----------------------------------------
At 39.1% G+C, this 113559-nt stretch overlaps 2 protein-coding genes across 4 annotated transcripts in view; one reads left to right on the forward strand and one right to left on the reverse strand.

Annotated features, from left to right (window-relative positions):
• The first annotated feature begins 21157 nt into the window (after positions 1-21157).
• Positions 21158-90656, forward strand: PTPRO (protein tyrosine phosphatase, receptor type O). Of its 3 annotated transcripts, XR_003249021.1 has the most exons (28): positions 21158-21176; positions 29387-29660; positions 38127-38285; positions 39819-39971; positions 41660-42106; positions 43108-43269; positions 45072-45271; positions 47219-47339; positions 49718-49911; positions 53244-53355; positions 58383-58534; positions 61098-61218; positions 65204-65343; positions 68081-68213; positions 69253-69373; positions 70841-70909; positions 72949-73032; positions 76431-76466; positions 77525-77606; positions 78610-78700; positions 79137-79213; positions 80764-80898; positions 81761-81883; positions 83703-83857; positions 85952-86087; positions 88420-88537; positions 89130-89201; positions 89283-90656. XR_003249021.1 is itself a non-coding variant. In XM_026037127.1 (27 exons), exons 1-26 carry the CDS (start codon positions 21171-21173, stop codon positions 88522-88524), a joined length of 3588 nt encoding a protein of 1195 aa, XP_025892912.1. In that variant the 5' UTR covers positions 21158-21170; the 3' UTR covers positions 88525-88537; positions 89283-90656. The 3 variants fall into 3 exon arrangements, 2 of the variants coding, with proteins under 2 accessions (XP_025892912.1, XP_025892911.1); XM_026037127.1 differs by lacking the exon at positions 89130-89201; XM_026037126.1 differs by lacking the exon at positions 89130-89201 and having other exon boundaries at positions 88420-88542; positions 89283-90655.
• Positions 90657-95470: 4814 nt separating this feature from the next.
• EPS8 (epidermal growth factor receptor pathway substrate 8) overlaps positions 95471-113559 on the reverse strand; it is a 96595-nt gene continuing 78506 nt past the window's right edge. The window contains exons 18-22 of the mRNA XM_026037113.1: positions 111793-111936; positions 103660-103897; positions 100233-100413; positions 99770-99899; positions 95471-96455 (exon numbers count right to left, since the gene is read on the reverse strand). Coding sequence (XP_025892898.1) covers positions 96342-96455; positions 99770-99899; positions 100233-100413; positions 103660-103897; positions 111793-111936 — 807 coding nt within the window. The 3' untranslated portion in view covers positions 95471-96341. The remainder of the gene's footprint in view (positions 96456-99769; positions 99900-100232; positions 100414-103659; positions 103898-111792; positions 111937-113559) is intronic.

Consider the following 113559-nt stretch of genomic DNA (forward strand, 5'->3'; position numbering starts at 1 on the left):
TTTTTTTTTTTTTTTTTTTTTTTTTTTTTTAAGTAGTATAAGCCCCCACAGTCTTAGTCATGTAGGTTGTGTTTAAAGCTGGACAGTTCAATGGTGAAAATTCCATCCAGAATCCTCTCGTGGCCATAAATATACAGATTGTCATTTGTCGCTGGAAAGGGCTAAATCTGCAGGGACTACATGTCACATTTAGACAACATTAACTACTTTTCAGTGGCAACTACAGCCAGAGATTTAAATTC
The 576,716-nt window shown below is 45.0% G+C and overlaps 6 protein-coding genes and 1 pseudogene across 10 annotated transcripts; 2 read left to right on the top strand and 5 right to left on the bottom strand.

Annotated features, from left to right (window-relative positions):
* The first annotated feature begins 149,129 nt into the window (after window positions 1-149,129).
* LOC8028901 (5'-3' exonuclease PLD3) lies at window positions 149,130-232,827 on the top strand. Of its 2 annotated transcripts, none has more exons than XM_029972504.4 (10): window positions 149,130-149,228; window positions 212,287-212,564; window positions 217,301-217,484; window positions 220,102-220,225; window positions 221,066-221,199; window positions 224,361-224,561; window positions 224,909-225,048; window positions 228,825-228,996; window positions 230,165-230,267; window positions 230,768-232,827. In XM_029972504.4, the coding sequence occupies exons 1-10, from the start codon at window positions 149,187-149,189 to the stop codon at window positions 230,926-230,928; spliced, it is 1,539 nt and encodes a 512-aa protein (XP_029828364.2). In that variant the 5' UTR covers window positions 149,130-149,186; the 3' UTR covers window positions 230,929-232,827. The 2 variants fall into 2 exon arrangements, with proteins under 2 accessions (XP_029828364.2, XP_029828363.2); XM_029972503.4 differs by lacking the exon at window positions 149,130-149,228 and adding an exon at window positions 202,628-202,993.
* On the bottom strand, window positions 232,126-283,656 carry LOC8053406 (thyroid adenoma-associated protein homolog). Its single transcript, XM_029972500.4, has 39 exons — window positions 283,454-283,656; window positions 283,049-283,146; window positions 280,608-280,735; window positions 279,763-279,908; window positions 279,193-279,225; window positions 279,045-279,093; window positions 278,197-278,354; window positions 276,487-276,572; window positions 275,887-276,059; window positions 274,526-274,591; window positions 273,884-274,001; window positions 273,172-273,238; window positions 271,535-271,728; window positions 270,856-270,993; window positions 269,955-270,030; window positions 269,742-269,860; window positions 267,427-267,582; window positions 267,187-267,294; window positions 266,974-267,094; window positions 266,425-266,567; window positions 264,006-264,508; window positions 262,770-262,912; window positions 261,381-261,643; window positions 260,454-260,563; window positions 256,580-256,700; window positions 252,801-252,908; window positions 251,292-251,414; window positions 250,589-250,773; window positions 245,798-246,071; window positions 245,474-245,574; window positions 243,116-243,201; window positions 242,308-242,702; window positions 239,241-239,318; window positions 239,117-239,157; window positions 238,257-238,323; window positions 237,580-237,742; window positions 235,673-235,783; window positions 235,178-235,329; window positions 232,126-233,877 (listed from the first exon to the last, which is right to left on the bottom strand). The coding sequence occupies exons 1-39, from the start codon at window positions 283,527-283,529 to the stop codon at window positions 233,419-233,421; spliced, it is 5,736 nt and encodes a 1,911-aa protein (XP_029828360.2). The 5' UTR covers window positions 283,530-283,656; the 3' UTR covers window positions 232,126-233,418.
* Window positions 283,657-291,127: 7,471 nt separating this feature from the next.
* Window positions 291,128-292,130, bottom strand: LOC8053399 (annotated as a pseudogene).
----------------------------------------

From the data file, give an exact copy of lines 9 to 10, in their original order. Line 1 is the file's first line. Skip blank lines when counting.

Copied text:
The 576,716-nt window shown below is 45.0% G+C and overlaps 6 protein-coding genes and 1 pseudogene across 10 annotated transcripts; 2 read left to right on the top strand and 5 right to left on the bottom strand.

Annotated features, from left to right (window-relative positions):